In a city of monuments, appearance is important. So, when plans began to come together for the first major expansion of the John F. Kennedy Center for the Performing Arts in Washington, D.C., white architectural concrete was a natural choice.
Architects who dream big continually challenge those who are charged with bringing their dreams to fruition. Such was the case on this project, where the concrete contractor, The Lane Construction Corporation, began working with PERI Formwork Systems very early in the process to develop the detailed project strategy that would be required.
Coming nearly half a century after the construction of the original facility, the expansion project took advantage of the advancements in concrete construction —specifically self-consolidating concrete and 3-D modeling - which made this project buildable, but still far from easy.
Known as the REACH, the expansion consists of three new buildings strategically placed on the 4.6-acre site extending along the Potomac River south of the existing structure. The new structures feature both crisp, clean lines and sweeping curves that complement, rather than replicate, the hewn Carrara marble columns of Edward Durell Stone’s original design and provide a variety of flexible indoor and outdoor spaces.
Numerous facilities were constructed below grade to provide additional parking space, multipurpose rehearsal studios, and classrooms, but the project’s predominant features are three plaza-level structures above grade. All are white cast-in-place concrete with various architectural finishes including multiple board form patterns.
Featuring 36-foot ceilings, The Skylight Pavilion is the largest of the three structures and offers a large that will serve as a public atrium during the day, as well as a space for special events, seated dinners, and receptions. Highlighting the Pavilion is a wave-shaped wall approximately 145 feet (45m) long and 44 feet (4.8m) high, which posed the project’s largest single challenge. (A similar but smaller wave wall also posed formwork design challenges in the River Pavilion due to its proximity to Rock Creek Parkway.)
Unlike common curved concrete walls that are designed with a set radius, the wave wall’s curvature changes continuously, both vertically and horizontally. In addition to geometric considerations, using self-consolidating concrete to achieve the desired architectural finish meant forming and pouring the wall in three lifts of 16 feet or less, with the entire length of each lift being poured at one time.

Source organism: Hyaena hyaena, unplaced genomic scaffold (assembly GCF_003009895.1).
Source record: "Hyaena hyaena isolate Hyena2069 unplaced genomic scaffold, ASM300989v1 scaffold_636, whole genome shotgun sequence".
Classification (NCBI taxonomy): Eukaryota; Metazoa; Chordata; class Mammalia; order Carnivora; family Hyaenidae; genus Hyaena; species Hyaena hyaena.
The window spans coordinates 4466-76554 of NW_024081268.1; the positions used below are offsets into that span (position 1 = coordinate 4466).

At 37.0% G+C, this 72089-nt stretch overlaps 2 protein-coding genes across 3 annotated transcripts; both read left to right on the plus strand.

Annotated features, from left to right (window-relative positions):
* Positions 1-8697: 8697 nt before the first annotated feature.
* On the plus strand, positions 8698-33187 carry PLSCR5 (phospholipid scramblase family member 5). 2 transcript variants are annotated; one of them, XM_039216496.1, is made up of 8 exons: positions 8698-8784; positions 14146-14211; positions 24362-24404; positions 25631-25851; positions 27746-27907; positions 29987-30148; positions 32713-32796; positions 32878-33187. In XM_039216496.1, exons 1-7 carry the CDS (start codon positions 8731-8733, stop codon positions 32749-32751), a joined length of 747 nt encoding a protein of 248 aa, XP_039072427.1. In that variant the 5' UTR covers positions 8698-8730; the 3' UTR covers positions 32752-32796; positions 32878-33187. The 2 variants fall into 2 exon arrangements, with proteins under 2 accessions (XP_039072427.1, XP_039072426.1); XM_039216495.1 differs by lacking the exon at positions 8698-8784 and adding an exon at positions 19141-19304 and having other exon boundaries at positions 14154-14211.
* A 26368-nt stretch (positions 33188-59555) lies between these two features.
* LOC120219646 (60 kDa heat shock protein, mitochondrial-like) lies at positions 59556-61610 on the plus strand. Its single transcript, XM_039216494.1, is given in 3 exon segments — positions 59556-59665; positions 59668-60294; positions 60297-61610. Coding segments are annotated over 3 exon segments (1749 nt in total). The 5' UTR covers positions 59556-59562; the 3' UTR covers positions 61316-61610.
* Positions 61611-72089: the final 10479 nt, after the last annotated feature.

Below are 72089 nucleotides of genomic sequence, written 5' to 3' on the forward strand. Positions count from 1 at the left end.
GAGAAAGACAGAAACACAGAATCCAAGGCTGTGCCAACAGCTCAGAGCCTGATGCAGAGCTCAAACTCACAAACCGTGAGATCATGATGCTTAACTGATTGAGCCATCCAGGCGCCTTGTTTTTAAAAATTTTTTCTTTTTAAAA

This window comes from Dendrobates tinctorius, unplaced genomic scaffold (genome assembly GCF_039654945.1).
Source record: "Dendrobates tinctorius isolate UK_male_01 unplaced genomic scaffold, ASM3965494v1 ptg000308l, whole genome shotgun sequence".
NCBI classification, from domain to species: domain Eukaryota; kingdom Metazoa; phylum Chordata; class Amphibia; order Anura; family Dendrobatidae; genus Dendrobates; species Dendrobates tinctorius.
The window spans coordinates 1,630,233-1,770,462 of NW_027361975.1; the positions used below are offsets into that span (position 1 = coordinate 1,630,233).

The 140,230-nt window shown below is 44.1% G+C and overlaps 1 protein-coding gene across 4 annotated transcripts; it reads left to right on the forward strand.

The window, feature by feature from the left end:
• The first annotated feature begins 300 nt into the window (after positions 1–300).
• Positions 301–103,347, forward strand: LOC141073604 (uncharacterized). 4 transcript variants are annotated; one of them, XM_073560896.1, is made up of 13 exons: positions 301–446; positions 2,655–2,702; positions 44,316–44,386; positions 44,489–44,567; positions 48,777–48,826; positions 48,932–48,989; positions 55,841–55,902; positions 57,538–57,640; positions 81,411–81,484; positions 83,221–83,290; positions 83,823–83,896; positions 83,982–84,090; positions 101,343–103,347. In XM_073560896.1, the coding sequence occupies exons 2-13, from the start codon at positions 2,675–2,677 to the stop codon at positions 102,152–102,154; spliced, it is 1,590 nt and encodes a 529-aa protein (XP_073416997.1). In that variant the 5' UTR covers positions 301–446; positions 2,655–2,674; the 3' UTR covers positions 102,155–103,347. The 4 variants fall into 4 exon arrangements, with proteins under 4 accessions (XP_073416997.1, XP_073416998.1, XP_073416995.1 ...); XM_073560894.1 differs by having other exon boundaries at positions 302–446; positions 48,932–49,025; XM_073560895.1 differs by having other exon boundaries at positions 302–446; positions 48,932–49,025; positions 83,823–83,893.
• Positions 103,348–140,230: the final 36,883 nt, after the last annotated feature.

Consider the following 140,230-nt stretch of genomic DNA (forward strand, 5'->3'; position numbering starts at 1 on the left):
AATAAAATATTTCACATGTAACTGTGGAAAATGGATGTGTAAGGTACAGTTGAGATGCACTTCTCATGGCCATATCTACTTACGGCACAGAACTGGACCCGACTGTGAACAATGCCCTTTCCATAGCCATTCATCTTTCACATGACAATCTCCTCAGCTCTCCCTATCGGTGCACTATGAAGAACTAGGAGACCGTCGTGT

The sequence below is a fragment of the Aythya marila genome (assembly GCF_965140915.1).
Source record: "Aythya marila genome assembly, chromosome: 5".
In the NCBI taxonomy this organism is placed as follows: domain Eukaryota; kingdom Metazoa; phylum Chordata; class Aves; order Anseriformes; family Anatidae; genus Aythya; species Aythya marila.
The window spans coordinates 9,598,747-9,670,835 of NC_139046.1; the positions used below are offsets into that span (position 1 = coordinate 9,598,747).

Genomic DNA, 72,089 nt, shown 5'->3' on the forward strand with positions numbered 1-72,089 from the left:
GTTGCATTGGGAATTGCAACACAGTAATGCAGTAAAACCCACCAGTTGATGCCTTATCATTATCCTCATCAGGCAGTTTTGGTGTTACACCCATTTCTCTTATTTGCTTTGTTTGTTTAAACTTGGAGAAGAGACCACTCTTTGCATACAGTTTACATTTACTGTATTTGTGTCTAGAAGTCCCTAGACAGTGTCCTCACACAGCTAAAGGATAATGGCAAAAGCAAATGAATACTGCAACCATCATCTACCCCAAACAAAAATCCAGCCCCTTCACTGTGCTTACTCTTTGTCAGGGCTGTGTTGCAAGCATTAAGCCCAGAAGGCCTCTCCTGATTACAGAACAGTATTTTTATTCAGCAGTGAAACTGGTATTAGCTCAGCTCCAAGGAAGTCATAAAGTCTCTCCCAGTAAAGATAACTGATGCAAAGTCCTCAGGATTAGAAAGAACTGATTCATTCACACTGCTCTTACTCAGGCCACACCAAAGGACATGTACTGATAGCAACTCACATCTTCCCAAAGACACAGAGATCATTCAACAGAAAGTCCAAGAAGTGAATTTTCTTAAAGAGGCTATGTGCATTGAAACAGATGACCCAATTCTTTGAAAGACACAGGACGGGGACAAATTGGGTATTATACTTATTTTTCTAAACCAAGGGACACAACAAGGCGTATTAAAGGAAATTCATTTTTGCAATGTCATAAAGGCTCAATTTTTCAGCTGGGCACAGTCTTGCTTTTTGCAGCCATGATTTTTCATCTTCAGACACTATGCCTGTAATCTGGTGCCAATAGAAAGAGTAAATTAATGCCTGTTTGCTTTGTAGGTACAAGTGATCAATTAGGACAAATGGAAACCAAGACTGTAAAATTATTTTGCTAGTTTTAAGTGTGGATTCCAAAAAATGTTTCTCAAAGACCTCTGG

Because the curvature of the wave wall varies continuously, each of the form panels PERI provided required a unique design. Starting from the architect’s original two-dimensional representation, the contractor developed a 3D virtual model of the wall. PERI engineers further manipulated the model and from that began designing the individual form panels.
Each panel consisted of a plywood face whose shape was defined by individually cut gussets, roughly 10 to 12 inches on center. The 8-foot-wide panels were assembled in PERI’s Elkridge, Maryland yard and shipped by truck to the jobsite.
PERI Formwork collaborated with the contractor as they performed numerous test placements. These efforts ultimately resulted in a design pressure for the formwork of 2,100 pounds per square foot (100 kN/m3), somewhat less than full liquid head but much greater than standard design pressure.
Accommodating the high form pressure and unique geometry required much more bracing than is typically provided for standard concrete placement. This included the unusual need to provide additional bracing along the length of the wall for lateral forces as high as 112 kips (500 kN), in addition to what were essentially bulkheads on each side of the wall forms because of the changes in curvature. Special care had to be taken with both the design and installation of this formwork due to the void slab supporting much of the bulkhead system.
To ensure adequate lateral support along the wall, PERI engineers developed a special tension-compression system (TCS) wherein the panels were connected horizontally to one another in a way that gradually transferred the load to a structural system - rather than to the adjacent panels - ultimately providing a system that prevented the panels from being crushed. The TCS works like a chain to take the loads out of the timber elements and transfer them into the stop-end system, which made it possible to use standard components even for such extremely high forces.
Numerous standard PERI systems were also used to form the more traditional portions of the project. PERI RUNDFLEX panels, which can be shipped flat and then adjusted to the necessary radius on the jobsite, were used on some of the simpler curved walls. PERI’s VARIO system, which can be configured to resist high pressures, was employed on many of the tall, flat walls. PERI’s conventional shoring system, MULTIFLEX, was used throughout the project, and the SKYDECK system was used in constructing the underground parking garage. Much of the bracing was assembled using PERI VARIOKIT components.
The concrete work on the REACH was substantially completed in June 2018. Finishing of the interior spaces is continuing, with an opening set for Sept. 7, 2019.
On the Kennedy Center expansion, the concrete is the project. It required a lot of coordination because there was so much curvature, and not something that could be easily built. We needed architectural buy-in that what we were building and what we were providing was correct. And that all had to be all done prior to PERI manufacturing a single form.
Numerous standard PERI systems as well as custom made solutions